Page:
This is not about the money, this is about the product, a great one. We want to get enough users so we are profitable.
IBT: Any plans of setting up R&D facility in India?
Tetzchner: We are operating from Norway and Iceland. We are currently working to get to the profitability level before exploring our opportunities to set up our base in India. Right now, I'm focusing on having the team in the same location, not too far from each other.
IBT: Are you planning to launch a mobile version?
Tetzchner: We started off with Android, but we ran into some bottlenecks. We don't want just a mobile browser, we want a great mobile browser. So we are taking time to overcome the challenges.
I believe we might have something sometime next year, but it's always when it is ready.
IBT: What's your target for users this coming year?
Tetzchner: We don't have investors. We don't need targets. Our goal is to get as many users as possible. I hope that we break even on the monthly basis next year.
IBT: What are the challenges you face being the only investor in the company?
Tetzchner: It makes my life a lot easier. I could have gotten other investors and spend more money on Vivaldi. But I did not want to do it. We don't want to go public and we don't want to sell the company. So, that means we grow the company by ourselves.
IBT: Is advertising your primary revenue source or you have something else in mind?
Tetzchner: We don't exactly call it advertising. We have built-in search, which is a feature for users. We also include bookmarks. Although 90 percent of them give us nothing, there is a small fraction that do. That's a revenue generator for us. I don't see it as an advertisement. It is what we believe what users will like and that will generate revenue for us.
IBT: When can we expect local language for Indian users?
Tetzchner: The way we work is we have a lot of volunteers for Vivaldi. There are more than 50 languages supported at this time globally. I'm hoping as we grow in India, there will be users that will be willing to contribute. We think we get better results when it comes from users because they have an affinity for the product and language. We get quality results and it is also a bonding exercise. We aim to support as many languages as possible.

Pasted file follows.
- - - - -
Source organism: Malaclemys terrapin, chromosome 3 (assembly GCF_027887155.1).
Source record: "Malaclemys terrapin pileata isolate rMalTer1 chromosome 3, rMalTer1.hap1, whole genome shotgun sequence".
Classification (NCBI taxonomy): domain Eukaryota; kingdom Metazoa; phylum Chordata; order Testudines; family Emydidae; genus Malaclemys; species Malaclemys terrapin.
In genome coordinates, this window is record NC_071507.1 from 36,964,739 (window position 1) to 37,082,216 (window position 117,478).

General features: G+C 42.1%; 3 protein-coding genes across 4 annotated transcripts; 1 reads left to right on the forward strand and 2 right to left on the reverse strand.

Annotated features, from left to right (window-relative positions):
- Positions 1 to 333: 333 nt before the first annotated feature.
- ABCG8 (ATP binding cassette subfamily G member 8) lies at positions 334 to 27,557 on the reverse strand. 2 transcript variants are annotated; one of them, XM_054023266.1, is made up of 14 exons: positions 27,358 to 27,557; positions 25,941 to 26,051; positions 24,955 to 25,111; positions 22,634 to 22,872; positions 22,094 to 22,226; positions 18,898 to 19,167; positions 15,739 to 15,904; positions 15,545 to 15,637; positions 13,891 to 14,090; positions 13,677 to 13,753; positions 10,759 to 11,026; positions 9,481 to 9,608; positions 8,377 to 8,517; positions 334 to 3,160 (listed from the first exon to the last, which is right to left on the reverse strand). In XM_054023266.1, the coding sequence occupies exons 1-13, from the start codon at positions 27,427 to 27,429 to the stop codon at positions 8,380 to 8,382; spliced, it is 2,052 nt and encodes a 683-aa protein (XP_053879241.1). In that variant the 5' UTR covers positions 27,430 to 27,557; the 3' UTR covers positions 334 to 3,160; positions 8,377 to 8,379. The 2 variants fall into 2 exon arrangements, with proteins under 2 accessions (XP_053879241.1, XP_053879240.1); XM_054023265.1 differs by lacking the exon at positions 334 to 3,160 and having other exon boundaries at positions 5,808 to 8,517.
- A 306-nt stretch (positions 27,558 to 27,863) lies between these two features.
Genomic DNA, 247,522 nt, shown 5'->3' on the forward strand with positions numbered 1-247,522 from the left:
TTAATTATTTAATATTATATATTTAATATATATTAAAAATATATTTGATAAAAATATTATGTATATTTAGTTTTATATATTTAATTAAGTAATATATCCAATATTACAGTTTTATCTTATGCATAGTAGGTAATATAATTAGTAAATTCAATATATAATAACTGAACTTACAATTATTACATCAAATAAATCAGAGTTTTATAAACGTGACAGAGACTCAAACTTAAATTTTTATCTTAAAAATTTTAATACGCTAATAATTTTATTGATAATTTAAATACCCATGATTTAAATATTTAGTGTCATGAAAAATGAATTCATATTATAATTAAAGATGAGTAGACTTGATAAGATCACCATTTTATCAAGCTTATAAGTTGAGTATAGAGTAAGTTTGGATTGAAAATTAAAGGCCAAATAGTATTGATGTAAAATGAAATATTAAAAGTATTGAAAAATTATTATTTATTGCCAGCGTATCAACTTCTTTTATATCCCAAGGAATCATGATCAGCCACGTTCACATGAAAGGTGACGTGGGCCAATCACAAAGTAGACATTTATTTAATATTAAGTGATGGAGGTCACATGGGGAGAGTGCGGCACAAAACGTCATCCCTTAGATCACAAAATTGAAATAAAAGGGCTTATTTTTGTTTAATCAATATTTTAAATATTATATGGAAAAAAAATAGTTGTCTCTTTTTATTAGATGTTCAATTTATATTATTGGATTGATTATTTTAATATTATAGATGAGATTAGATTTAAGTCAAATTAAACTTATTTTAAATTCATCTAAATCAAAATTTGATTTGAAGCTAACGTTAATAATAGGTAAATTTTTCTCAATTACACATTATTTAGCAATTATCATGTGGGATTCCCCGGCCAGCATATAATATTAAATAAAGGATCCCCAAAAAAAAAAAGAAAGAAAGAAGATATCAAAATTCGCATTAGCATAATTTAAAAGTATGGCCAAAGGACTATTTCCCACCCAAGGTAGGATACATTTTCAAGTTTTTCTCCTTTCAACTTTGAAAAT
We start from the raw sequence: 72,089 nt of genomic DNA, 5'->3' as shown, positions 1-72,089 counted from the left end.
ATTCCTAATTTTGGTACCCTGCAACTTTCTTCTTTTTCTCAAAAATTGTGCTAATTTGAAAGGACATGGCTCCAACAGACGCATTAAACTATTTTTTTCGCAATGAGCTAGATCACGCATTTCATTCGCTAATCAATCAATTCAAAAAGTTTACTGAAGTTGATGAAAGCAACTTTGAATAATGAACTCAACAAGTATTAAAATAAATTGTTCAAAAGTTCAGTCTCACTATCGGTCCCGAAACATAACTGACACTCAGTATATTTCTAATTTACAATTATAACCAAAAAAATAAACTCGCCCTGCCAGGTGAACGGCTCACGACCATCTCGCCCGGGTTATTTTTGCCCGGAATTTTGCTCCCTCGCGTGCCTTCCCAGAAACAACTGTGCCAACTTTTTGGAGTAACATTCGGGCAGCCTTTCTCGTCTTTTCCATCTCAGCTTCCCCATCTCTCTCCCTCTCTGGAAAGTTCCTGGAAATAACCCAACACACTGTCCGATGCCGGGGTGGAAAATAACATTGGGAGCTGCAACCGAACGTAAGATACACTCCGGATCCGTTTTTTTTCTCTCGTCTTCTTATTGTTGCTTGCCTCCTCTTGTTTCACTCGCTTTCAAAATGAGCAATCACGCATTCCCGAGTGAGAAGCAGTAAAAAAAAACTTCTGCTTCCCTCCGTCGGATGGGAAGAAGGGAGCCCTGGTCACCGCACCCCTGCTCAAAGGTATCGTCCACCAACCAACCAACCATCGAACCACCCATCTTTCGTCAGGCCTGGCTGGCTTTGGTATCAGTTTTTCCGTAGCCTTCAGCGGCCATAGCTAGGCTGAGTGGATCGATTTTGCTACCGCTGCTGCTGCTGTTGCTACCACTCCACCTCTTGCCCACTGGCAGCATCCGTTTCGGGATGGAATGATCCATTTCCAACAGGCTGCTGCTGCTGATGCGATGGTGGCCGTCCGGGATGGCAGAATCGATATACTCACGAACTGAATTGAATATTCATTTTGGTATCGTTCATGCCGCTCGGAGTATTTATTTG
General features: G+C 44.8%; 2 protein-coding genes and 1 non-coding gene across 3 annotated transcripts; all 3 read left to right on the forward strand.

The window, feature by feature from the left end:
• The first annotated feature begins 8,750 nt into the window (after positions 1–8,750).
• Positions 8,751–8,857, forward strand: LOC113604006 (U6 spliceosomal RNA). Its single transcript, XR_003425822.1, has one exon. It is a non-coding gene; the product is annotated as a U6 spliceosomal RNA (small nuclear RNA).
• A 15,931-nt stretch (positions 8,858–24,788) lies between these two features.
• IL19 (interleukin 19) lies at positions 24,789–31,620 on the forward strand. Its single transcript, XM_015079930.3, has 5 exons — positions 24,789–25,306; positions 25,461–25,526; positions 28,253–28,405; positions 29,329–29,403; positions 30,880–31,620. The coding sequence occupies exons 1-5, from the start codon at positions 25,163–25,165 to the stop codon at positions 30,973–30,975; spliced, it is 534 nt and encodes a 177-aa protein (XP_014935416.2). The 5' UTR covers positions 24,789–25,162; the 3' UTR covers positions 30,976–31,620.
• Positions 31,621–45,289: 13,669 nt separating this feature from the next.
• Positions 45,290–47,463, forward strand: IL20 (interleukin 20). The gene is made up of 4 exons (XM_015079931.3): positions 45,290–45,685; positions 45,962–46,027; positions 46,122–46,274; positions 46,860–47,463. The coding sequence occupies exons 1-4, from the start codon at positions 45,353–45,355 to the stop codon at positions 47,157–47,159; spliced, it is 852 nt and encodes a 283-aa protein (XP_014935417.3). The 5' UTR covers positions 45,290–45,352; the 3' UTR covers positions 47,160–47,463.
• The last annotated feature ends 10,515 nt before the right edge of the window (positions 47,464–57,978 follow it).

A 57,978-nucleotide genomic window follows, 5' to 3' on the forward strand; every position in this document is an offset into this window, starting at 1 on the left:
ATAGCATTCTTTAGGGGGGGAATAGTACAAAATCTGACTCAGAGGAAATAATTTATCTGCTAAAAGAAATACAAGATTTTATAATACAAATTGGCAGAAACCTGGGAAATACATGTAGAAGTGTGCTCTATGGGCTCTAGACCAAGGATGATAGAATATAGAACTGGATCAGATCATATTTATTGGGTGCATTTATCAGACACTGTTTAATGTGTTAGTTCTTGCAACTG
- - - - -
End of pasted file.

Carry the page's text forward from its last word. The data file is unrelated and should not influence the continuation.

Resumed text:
IBT: How does Vivaldi compare against other browser in the market?
Tetzchner: When it comes to the handling of the browser, I do not think there is anything that is coming close to what we do in Vivaldi. We are very good at handling a lot of tabs, performing operations a lot faster and using single keyboard shortcuts to help navigate through the browser, which is a lot faster than moving the mouse through different areas.
If you learn the keyboard shortcuts, performing on Vivaldi will become a lot easier and faster. You can undelete closed tabs, even those which have been closed 24 hours ago. There is a trash can for tabs, which shows all the closed tabs.
We also have tiling for tabs, which is very powerful. You can have tabs side-by-side and work on them simultaneously. Another notable feature would be the web panel, which lets you search for a particular tab without having to go through each and every one of them.
We provide seven different ways just to close a tab. If you want another one, you got it.
IBT: How secure is Vivaldi?
Tetzchner: We are based on Chromium, so you can expect us to be on the same level as Chrome. We don't send much data home. We do not want to get information about our users except, things like operating system, which tells us something useful. But we do not look at usage or anything like that.
IBT: Do you have data compressing feature built into Vivaldi to address slow connections in India?
Tetzchner: At this time we are not ready for such an offering. It would require a massive server farm and we are just a startup. But there are several tools that offer data compression, so I would recommend users to get those. I would love to be able to offer it at this moment, but it will have to wait.
IBT: What is your message to the people and why should they use Vivaldi?
Tetzchner: Download it! It's fresh, more colourful, and tweak it the way you want. Once you learn the shortcuts, this will feel more natural to you and that's where we feel that the user is happy. We all are different and we need to have equal rights to get things done our way. With Vivaldi you get that.
We listen to the feedback that we get. We change the browser based on the requirement of the user. Our motto is "when in doubt, make it an option."